Over the last 15 years, the culture surrounding tattoos and the people who have them has drastically changed. In July 2004, at the age of 17, I got my first tattoo, by the time school started the following September I had already collected my first four tattoos. Even then I was a spectacle, at the time tattoos were still stigmatized, the only people who had them were "criminals", "bikers", and people in the military.
It's 2017 and things have changed quite drastically. Everyone and their grandmother's all have ink, it has become something akin to a fashion trend. Does it bother me that I was looked down on for years because I was inked before everyone else? Well a little bit. But am I happy a huge part of my culture has gone mainstream and has become acceptable? Yes, yes I am.
I am an expert on the subject. With over 60% of my body covered in ink, I know what I am talking about, so when I lay it down for you, you can take it to the bank. Here are some of the things that you (the general public) need to stop doing when it comes to tattoos, and the people who are covered in them.
1. And this is the biggy, look but don't touch.
I have no idea how many times that I have been poked, prodded, grabbed, and assaulted by random members of the public. Pretend that we (the inked-up community) are museum pieces. Look, but please stop touching. How would you like it if we did it to you?
2. We don't care what you plan on doing with your own body.
Please, for the love of everything that is holy, refrain from telling us what you plan on doing with you own tattoos. Especially if you haven't gotten your first one. You want one? Good for you, do what you want, but please stop subjecting us to how your "future" tattoos are going to reflect your life story.
3. Your hands, fingers, neck, and face are not "cool" places to get a tattoo early on.
Sometimes I think that tattoos have become TOO mainstream. I have tattoos going completely around my neck and throat. I have them on both hands and all my fingers and thumbs. I even have the shadow of what used to be a tattoo on my face. I had to wait years before any artist would touch those parts of my body, I had to show them that I was willing to take the step into a "life-changing" area by covering myself in other places. They wanted to make sure I was ready to make such a commitment.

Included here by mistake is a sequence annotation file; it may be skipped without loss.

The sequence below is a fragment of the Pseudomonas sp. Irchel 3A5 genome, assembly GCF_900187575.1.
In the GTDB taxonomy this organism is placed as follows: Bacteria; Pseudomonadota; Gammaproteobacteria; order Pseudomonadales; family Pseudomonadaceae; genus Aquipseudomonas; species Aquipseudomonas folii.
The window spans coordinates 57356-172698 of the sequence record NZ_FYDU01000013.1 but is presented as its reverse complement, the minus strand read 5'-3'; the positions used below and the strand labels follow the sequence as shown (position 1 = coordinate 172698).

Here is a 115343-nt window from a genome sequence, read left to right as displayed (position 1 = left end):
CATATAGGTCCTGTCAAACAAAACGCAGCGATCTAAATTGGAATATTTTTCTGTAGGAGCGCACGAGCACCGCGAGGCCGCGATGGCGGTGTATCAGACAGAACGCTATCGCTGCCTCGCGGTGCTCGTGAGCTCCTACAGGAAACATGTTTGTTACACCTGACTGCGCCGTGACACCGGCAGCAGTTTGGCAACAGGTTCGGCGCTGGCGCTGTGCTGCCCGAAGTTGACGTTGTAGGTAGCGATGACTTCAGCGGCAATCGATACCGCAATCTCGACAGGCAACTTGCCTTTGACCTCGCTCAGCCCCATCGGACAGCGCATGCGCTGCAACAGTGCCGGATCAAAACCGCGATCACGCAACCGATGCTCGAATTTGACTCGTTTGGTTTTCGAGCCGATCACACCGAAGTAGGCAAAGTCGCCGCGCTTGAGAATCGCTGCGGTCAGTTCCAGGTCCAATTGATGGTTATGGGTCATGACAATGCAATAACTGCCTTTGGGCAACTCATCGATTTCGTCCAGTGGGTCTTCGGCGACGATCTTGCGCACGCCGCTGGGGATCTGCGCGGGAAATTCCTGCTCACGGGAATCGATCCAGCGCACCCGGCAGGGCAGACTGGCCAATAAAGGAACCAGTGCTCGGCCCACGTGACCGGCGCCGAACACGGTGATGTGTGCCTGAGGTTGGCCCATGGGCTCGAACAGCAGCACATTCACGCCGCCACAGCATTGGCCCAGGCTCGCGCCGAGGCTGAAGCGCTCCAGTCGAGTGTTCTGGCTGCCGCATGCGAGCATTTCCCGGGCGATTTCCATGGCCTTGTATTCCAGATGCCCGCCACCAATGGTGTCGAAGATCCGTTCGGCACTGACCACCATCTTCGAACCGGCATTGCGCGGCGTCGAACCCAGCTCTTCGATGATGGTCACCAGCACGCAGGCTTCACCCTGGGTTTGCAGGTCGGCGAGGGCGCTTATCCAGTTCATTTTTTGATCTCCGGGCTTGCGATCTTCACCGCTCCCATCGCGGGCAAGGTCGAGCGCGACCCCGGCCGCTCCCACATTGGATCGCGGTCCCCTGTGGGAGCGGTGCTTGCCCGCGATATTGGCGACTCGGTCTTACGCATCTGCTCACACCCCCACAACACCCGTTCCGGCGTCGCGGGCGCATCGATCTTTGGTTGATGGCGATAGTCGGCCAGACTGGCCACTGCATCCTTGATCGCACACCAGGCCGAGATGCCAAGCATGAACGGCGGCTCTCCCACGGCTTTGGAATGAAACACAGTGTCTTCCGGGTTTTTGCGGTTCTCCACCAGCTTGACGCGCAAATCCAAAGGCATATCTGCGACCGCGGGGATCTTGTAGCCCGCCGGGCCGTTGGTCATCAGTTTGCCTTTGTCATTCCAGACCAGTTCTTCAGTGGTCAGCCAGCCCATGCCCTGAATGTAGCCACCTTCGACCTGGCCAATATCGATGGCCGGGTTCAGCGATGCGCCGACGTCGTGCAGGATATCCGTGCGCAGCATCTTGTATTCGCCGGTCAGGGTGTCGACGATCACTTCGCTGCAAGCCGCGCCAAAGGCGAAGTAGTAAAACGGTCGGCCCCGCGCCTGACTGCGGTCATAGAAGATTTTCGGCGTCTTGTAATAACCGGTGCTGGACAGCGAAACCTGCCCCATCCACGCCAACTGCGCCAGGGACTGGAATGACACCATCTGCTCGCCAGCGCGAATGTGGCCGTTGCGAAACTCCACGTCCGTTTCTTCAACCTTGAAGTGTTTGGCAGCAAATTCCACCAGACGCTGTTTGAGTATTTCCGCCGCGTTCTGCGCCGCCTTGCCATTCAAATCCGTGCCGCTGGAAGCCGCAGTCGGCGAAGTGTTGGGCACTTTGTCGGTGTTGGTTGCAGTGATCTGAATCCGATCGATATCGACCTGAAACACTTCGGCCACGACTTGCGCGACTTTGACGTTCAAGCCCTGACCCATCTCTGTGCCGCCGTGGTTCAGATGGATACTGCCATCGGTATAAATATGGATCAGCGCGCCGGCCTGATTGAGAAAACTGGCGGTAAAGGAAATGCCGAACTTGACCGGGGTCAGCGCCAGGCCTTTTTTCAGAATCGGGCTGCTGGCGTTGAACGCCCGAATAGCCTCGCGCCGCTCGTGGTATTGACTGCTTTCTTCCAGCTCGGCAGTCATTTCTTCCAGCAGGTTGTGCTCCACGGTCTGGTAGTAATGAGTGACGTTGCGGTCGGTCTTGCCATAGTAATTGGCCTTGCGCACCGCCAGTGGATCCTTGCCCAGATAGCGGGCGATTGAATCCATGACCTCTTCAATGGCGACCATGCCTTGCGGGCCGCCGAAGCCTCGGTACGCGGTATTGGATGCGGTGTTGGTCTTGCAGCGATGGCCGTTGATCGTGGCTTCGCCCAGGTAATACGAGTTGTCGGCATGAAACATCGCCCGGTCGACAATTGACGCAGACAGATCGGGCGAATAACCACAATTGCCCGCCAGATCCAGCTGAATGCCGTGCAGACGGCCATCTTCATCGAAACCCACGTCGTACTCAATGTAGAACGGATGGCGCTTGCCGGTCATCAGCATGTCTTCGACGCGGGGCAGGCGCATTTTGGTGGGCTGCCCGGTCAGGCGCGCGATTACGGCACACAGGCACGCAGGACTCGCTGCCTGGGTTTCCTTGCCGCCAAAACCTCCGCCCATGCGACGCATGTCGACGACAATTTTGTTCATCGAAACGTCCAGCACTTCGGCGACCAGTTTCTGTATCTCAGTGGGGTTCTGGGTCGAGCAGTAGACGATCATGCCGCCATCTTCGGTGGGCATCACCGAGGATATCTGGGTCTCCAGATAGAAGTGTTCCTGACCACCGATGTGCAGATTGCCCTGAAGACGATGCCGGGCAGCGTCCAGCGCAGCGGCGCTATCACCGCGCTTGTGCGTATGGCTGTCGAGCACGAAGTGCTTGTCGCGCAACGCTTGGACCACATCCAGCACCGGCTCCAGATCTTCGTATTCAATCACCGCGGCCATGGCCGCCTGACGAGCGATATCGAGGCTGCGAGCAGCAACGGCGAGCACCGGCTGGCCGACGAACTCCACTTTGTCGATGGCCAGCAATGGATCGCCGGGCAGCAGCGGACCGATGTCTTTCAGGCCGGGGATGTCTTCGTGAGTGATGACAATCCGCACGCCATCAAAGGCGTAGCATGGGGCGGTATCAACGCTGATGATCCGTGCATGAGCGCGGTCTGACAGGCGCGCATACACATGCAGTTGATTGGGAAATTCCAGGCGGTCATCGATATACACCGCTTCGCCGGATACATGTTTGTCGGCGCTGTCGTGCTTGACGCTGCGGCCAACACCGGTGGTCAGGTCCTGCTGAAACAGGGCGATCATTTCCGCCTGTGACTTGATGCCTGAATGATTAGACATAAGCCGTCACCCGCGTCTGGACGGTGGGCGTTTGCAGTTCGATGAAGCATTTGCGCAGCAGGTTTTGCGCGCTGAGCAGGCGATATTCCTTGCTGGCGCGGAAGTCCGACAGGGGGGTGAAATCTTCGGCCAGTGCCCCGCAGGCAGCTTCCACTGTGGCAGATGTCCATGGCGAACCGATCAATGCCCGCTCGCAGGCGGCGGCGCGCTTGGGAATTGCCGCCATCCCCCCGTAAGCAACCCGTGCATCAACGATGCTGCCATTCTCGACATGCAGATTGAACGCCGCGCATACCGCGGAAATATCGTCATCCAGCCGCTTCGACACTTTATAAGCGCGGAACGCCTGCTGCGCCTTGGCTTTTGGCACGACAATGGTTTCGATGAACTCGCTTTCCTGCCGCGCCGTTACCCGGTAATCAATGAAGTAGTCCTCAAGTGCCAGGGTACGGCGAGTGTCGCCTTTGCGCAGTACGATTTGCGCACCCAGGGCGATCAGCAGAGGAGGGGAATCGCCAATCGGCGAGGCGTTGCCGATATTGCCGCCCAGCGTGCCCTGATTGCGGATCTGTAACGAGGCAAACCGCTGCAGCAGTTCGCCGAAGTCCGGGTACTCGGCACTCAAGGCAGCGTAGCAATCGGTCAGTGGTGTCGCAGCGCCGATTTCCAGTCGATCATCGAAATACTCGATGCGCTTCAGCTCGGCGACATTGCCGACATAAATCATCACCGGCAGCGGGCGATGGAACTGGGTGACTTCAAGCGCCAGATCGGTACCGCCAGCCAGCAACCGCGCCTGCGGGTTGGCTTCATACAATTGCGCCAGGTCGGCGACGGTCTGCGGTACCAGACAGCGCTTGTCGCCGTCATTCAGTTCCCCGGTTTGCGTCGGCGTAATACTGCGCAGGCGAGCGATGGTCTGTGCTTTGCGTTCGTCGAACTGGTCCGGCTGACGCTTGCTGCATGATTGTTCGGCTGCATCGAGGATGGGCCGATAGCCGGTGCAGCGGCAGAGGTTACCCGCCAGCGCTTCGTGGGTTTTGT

I know far too many tattoo artists who have had to turn people away because they wanted to get tattoos on these areas of their bodies without thinking about the consequences. Please stop it, you're going to regret it, start somewhere else.
4. Tattoos don't HAVE to mean anything important.
I can safely say that the TLC show, Miami Ink is the reason for the cultural revolution surrounding tattoos. I used to love the show myself, but if there was one thing that truly bothered me about it, it was the fact that everyone only seemed to get tattoos that "meant" something. It made everyone who got tattoos simply for the hell of it seem like idiots. Honestly, if you want to get a flaming skull flying out of your armpit, or Tweety Bird on your butt cheek, do it up, who cares. Do you put paintings on the walls of your home because they mean something to you, or because you just like the way they look?
5. YES, it hurts!
If I had a dollar for every time someone has stopped me to ask me if it hurt getting tattooed I would be an extremely rich man. Sure, different parts of the body hurt more than others when being poked thousands of times with a needle, but I assure you that there is no such thing as a painless tattoo. If you are looking to go the painless route, stick to Crayola markers and henna.
Here I will even help you out so that you can stop asking every tattooed person you meet on the street.
6. Stop asking us, "what are you going to do when you get older?"
Well, the simple answer, grow a big old beard and be awesome.
I am not trying to discourage anyone from taking part in the culture that I happen to love. I am all for it. But like any aspect of any culture, you need to understand it, and understand the people who take part in it.